The General Register Office has launched the single electronic marriage register as part of a modernisation of the system for England and Wales.
It said it will save time and money over the current reliance on register books held at each register office, church, chapel and other premises at which weddings can take place.
It will also provide a more secure system, eliminating the need for data to be extracted from hard copies when searching for details of a marriage.
Couples will still be asked to sign a marriage document, the details of which will be added to the register by the priest or registrar. According to a report in Church Times, clergy will still be required to keep a physical record of marriages in line with canon law.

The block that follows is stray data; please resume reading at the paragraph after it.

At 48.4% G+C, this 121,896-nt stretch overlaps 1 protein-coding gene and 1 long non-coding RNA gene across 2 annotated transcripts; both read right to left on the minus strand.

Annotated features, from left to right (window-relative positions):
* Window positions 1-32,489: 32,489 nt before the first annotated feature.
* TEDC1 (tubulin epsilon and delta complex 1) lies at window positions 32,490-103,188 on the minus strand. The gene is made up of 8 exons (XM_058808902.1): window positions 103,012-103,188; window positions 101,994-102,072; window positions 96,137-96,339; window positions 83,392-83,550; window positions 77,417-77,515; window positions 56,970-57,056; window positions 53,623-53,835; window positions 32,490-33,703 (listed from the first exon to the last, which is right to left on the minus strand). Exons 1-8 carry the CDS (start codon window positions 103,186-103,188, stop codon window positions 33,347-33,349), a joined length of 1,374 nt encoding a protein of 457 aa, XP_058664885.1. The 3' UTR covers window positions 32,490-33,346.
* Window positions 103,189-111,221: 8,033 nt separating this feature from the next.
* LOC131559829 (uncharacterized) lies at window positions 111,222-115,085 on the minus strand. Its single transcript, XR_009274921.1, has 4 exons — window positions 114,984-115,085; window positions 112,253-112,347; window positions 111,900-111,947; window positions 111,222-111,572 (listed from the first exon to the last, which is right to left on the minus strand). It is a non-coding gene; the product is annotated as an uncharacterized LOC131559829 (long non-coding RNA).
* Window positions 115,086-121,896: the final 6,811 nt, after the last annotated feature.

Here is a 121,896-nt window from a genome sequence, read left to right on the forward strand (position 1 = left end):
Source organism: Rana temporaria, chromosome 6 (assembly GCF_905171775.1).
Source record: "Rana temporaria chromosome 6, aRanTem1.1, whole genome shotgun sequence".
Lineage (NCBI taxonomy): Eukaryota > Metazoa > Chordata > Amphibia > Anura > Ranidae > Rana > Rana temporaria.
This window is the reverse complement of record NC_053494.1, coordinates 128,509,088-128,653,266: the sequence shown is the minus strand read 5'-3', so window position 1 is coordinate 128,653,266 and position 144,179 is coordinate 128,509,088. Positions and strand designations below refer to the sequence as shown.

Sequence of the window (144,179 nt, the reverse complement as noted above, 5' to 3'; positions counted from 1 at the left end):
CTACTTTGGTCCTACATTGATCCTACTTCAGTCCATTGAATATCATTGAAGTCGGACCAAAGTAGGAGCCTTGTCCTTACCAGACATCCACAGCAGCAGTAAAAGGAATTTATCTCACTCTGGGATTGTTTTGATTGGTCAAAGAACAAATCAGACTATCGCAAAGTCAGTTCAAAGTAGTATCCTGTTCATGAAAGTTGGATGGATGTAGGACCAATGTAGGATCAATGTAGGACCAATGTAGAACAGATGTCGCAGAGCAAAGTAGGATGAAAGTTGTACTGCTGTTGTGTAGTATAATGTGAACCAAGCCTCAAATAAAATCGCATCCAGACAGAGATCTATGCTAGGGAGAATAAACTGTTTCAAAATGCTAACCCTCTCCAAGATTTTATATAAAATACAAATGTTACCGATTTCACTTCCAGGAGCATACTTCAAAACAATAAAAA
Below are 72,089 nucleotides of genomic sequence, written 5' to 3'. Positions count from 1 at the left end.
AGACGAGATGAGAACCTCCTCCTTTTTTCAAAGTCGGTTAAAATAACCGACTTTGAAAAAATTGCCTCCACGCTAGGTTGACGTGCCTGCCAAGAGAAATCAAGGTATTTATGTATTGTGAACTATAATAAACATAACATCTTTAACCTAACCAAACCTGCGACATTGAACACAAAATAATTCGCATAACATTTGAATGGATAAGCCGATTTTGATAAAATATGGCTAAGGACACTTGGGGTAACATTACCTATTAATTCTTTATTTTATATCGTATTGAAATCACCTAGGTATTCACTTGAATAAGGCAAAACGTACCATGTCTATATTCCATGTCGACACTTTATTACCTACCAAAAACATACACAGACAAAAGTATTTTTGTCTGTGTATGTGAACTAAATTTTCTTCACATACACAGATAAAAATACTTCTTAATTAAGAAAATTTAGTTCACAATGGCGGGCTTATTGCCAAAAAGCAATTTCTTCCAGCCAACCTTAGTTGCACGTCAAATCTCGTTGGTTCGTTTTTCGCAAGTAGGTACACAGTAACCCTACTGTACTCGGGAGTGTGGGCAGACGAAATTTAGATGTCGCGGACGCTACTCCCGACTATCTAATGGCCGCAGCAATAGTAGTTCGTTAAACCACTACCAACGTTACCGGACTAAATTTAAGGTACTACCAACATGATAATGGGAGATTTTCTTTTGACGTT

The change is being facilitated by amendments to the regulations in the Marriage Act mark, following consultation with stakeholders such as the Church of England.
It will also correct a historic anomaly to allow for the names of both parents of the couple to be included in the marriage entry and on marriage certificates for the first time, instead of only their fathers’ names.
The Reverend Dr Malcolm Brown, director of mission and public affairs for the Church of England, said: “Changing practices that go back many years is never straightforward, but we believe the new system changes as little as possible in terms of the couple’s experience of their church wedding and that the clergy will find the new regulations become second nature very quickly.”
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